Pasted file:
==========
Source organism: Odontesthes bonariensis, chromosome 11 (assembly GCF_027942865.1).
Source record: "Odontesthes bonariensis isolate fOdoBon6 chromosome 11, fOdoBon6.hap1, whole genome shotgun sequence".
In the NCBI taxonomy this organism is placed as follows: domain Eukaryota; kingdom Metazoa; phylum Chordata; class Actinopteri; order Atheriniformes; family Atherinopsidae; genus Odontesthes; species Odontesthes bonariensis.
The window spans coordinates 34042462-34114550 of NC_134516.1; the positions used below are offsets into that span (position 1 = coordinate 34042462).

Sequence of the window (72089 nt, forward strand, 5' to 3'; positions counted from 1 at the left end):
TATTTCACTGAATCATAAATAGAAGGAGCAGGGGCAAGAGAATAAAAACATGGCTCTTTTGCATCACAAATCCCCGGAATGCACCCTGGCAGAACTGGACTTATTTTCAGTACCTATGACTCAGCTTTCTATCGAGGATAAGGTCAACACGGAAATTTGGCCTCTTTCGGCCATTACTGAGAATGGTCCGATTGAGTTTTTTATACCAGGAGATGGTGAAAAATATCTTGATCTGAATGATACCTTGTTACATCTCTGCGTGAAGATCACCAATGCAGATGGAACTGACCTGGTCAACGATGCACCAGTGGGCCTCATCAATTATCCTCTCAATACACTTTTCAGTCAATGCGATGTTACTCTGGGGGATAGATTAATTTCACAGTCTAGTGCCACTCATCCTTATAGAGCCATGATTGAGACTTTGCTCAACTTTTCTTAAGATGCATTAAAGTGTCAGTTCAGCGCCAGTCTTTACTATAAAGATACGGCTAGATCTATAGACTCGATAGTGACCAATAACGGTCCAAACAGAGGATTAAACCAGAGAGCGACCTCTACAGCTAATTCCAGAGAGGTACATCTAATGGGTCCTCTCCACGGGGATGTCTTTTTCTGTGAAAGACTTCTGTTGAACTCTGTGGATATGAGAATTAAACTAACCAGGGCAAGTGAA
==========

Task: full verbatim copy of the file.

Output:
Source organism: Odontesthes bonariensis, chromosome 11 (assembly GCF_027942865.1).
Source record: "Odontesthes bonariensis isolate fOdoBon6 chromosome 11, fOdoBon6.hap1, whole genome shotgun sequence".
In the NCBI taxonomy this organism is placed as follows: domain Eukaryota; kingdom Metazoa; phylum Chordata; class Actinopteri; order Atheriniformes; family Atherinopsidae; genus Odontesthes; species Odontesthes bonariensis.
The window spans coordinates 34042462-34114550 of NC_134516.1; the positions used below are offsets into that span (position 1 = coordinate 34042462).

Sequence of the window (72089 nt, forward strand, 5' to 3'; positions counted from 1 at the left end):
TATTTCACTGAATCATAAATAGAAGGAGCAGGGGCAAGAGAATAAAAACATGGCTCTTTTGCATCACAAATCCCCGGAATGCACCCTGGCAGAACTGGACTTATTTTCAGTACCTATGACTCAGCTTTCTATCGAGGATAAGGTCAACACGGAAATTTGGCCTCTTTCGGCCATTACTGAGAATGGTCCGATTGAGTTTTTTATACCAGGAGATGGTGAAAAATATCTTGATCTGAATGATACCTTGTTACATCTCTGCGTGAAGATCACCAATGCAGATGGAACTGACCTGGTCAACGATGCACCAGTGGGCCTCATCAATTATCCTCTCAATACACTTTTCAGTCAATGCGATGTTACTCTGGGGGATAGATTAATTTCACAGTCTAGTGCCACTCATCCTTATAGAGCCATGATTGAGACTTTGCTCAACTTTTCTTAAGATGCATTAAAGTGTCAGTTCAGCGCCAGTCTTTACTATAAAGATACGGCTAGATCTATAGACTCGATAGTGACCAATAACGGTCCAAACAGAGGATTAAACCAGAGAGCGACCTCTACAGCTAATTCCAGAGAGGTACATCTAATGGGTCCTCTCCACGGGGATGTCTTTTTCTGTGAAAGACTTCTGTTGAACTCTGTGGATATGAGAATTAAACTAACCAGGGCAAGTGAA